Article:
Tuesday February 19, 2019
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Gorilla Glass 6 To Be First Featured By OPPO

Gorilla Glass has been designed into more than six billion devices by more than 45 major brands

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OPPO launches first India R&D centre in Hyderabad. (Wikimedia Commons)

Global tech company Corning Incorporated on Monday announced that OPPO will be the first mobile device manufacturer to adopt its latest cover glass technology Gorilla Glass 6.

OPPO’s new flagship smartphone utilising Gorilla Glass 6 is slated to release in the coming weeks, the company said in a statement.

In lab tests, Gorilla Glass 6 survived 15 drops from one metre onto rough surfaces whereas competitive glass compositions, such as soda lime and aluminosilicate, did not survive the first drop.

“We are excited to have OPPO adopt Gorilla Glass 6,” John Bayne, Vice President and General Manager, Corning Gorilla Glass, said in a statement.

OPPO Adopts New Gorilla Glass 6 Technology. Flickr
OPPO Adopts New Gorilla Glass 6 Technology. Flickr

Unveiled in July, Gorilla Glass 6 is the company’s most durable cover glass to date.

“OPPO’s new flagship model will provide consumers, who depend on their smartphone for every interaction in their digital lives, increased protection against multiple drops,” Bayne added.

Also Read: Oppo Unveils A3s With Super Full-Notch Screen At Rs 10990 to Woo The Budget Smartphone User

Gorilla Glass has been designed into more than six billion devices by more than 45 major brands.

With its optical clarity, touch sensitivity, scratch resistance, efficient wireless charging and enhanced durability, Gorilla Glass 6 is set to enable new design trends. (IANS)

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Usage of Smartphones for Eye Check-up May Lead to Misdiagnosis

However, when the images were calibrated, the differences between lighting levels and camera types were significantly minimalised - with differences between smartphones reduced by approximately 30 per cent

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Using smartphones to capture photographs of patients’ eyes for check-up may lead to misdiagnosis as camera colour sensors vary and as a result, images of the same eye may appear different depending on the model of smartphone used, warn researchers.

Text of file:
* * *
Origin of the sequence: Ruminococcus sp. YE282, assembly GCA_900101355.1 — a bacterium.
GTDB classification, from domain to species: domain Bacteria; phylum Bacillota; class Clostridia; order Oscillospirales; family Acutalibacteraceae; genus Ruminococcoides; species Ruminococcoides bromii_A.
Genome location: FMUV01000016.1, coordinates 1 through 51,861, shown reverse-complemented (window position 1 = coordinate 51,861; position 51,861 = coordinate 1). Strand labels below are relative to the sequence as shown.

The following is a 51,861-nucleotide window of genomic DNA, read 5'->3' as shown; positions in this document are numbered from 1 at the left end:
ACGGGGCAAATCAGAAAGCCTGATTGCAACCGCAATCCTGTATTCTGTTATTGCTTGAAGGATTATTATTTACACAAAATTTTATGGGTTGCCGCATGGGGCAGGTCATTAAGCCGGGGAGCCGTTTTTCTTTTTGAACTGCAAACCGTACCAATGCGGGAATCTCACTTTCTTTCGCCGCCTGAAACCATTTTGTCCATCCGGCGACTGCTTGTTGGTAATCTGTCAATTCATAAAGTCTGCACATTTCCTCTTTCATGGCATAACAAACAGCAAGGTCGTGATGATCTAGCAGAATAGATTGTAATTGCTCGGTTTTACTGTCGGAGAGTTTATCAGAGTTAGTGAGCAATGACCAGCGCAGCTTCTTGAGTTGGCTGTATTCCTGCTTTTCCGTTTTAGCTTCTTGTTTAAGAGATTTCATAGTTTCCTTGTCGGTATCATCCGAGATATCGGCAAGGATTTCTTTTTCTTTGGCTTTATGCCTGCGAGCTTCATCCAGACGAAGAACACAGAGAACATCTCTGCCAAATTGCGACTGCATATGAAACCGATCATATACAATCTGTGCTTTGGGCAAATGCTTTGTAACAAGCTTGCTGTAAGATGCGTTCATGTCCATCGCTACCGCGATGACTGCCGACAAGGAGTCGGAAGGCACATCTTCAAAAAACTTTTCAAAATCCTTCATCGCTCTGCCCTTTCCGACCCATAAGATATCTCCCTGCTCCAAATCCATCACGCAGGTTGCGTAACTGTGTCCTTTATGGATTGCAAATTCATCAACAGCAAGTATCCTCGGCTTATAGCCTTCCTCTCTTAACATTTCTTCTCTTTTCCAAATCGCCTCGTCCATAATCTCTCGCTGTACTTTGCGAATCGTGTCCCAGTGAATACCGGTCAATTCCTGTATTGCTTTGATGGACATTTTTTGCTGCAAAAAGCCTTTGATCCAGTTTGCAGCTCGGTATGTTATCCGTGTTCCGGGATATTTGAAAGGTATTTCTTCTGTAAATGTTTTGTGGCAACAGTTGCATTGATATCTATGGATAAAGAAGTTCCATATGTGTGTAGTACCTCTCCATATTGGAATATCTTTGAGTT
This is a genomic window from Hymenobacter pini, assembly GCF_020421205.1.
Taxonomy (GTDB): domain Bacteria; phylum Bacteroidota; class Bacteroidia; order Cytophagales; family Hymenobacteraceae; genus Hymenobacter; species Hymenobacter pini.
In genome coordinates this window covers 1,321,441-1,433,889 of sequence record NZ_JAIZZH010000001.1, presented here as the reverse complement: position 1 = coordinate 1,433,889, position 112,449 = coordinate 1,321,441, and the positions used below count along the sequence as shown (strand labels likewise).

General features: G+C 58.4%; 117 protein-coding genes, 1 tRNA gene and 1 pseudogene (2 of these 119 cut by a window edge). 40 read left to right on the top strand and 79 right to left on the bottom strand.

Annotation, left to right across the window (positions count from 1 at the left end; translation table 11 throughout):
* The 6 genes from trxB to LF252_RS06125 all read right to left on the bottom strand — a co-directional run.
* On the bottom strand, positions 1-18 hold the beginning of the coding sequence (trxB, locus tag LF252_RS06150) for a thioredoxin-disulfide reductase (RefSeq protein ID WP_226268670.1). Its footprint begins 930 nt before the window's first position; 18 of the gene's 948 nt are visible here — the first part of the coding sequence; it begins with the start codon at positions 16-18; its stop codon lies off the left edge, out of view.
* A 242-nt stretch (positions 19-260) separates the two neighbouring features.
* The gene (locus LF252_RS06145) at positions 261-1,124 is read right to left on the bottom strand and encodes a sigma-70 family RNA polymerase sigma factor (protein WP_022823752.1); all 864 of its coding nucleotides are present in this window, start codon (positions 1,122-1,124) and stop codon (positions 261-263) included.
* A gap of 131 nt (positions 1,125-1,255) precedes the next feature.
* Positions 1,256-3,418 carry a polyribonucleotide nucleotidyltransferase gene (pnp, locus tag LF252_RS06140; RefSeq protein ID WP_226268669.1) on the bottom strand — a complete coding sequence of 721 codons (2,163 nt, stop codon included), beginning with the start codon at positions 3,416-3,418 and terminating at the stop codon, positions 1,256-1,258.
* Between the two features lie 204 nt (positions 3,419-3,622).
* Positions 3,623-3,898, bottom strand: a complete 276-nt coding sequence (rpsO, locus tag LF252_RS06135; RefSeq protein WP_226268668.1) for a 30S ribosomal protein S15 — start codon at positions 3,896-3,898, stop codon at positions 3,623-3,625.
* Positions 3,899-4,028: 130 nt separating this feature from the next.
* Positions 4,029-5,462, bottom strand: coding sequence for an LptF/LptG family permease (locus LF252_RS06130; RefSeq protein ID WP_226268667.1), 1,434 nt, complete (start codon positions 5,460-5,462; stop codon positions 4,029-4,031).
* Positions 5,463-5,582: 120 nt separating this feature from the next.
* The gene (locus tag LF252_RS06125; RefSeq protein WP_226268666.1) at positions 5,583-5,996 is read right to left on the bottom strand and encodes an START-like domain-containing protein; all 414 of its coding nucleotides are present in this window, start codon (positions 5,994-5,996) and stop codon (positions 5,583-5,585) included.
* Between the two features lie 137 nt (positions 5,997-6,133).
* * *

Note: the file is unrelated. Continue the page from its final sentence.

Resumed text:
The study, published in the journal Scientific Reports, suggests that calibration of phone cameras is vital to capture accurate data.

Eye examinations to look for redness in the eye can indicate a variety of conditions including conjunctivitis, dry-eye disease and tear-gland dysfunction.

Clinicians increasingly use smartphones in conjunction with ophthalmic imaging equipment, such as the eyepiece of a slit lamp, because of their portability, ease of use and relatively low cost.

The connectivity also allows for upload to the Cloud, which is useful for telemedicine – the remote diagnosis and treatment of patients using telecommunications technology – and Artificial Intelligence applications that store thousands of images from different institutions.

However, the autofocus algorithms and hardware specifications of cameras may be different for different manufacturers which means different cameras can produce different results for the same scene.

Switching mice destined to develop glaucoma to a low carbohydrate, high fat diet protects the cells of the retina and their connections to the brain from degeneration.
Low carb diet can maintain eyesight. Pixabay

“It is important that clinicians bear this in mind,” said lead study author Carles Otero from Anglia Ruskin University in England.

For the study, the researchers took 192 images of eyes using three smartphone cameras, two different lighting levels and two zoom levels.

The images were duplicated and one set was white balanced and colour corrected (calibrated) and the other left unaltered.

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The researchers took photographs in autofocus mode with the iPhone 6s, the Google Nexus 6p and the Bq Aquaris U Lite, and found that the iPhone results were significantly different from the other two devices, when computing relative redness of each eye, and when compared to a clinician’s diagnosis.

However, when the images were calibrated, the differences between lighting levels and camera types were significantly minimalised – with differences between smartphones reduced by approximately 30 per cent.

“Our results show that while the clinician’s subjective evaluation was not affected by different cameras, lighting conditions or optical magnifications, calibration of a smartphone’s camera is essential when extracting objective data from images,” Otero said. (IANS)